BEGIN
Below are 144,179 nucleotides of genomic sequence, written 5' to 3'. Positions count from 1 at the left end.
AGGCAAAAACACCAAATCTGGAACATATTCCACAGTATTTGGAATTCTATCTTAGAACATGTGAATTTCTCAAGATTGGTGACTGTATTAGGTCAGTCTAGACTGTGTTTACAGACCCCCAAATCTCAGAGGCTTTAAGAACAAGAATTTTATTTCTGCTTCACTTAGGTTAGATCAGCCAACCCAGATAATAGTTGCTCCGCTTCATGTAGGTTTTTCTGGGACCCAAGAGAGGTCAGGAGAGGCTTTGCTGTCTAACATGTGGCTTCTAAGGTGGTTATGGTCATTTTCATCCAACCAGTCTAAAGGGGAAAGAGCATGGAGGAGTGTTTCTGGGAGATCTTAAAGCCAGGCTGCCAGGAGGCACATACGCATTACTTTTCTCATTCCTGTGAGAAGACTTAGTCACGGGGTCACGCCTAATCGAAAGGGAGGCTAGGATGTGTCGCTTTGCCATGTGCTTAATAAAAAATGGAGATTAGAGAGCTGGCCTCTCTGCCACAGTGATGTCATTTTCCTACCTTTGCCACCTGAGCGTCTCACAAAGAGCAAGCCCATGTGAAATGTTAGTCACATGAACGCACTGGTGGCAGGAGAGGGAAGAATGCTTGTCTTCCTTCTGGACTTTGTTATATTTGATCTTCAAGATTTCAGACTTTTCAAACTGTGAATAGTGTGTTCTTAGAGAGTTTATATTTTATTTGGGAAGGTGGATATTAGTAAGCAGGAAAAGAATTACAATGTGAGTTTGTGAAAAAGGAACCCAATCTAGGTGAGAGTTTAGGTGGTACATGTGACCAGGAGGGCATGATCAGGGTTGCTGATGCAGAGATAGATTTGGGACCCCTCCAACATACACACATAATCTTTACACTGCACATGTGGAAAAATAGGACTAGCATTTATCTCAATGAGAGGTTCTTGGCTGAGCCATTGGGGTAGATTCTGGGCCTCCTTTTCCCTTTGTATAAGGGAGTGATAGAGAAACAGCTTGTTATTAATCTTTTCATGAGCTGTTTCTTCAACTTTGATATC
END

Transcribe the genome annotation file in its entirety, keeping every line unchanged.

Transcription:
Below are 144,179 nucleotides of genomic sequence, written 5' to 3'. Positions count from 1 at the left end.
AGGCAAAAACACCAAATCTGGAACATATTCCACAGTATTTGGAATTCTATCTTAGAACATGTGAATTTCTCAAGATTGGTGACTGTATTAGGTCAGTCTAGACTGTGTTTACAGACCCCCAAATCTCAGAGGCTTTAAGAACAAGAATTTTATTTCTGCTTCACTTAGGTTAGATCAGCCAACCCAGATAATAGTTGCTCCGCTTCATGTAGGTTTTTCTGGGACCCAAGAGAGGTCAGGAGAGGCTTTGCTGTCTAACATGTGGCTTCTAAGGTGGTTATGGTCATTTTCATCCAACCAGTCTAAAGGGGAAAGAGCATGGAGGAGTGTTTCTGGGAGATCTTAAAGCCAGGCTGCCAGGAGGCACATACGCATTACTTTTCTCATTCCTGTGAGAAGACTTAGTCACGGGGTCACGCCTAATCGAAAGGGAGGCTAGGATGTGTCGCTTTGCCATGTGCTTAATAAAAAATGGAGATTAGAGAGCTGGCCTCTCTGCCACAGTGATGTCATTTTCCTACCTTTGCCACCTGAGCGTCTCACAAAGAGCAAGCCCATGTGAAATGTTAGTCACATGAACGCACTGGTGGCAGGAGAGGGAAGAATGCTTGTCTTCCTTCTGGACTTTGTTATATTTGATCTTCAAGATTTCAGACTTTTCAAACTGTGAATAGTGTGTTCTTAGAGAGTTTATATTTTATTTGGGAAGGTGGATATTAGTAAGCAGGAAAAGAATTACAATGTGAGTTTGTGAAAAAGGAACCCAATCTAGGTGAGAGTTTAGGTGGTACATGTGACCAGGAGGGCATGATCAGGGTTGCTGATGCAGAGATAGATTTGGGACCCCTCCAACATACACACATAATCTTTACACTGCACATGTGGAAAAATAGGACTAGCATTTATCTCAATGAGAGGTTCTTGGCTGAGCCATTGGGGTAGATTCTGGGCCTCCTTTTCCCTTTGTATAAGGGAGTGATAGAGAAACAGCTTGTTATTAATCTTTTCATGAGCTGTTTCTTCAACTTTGATATC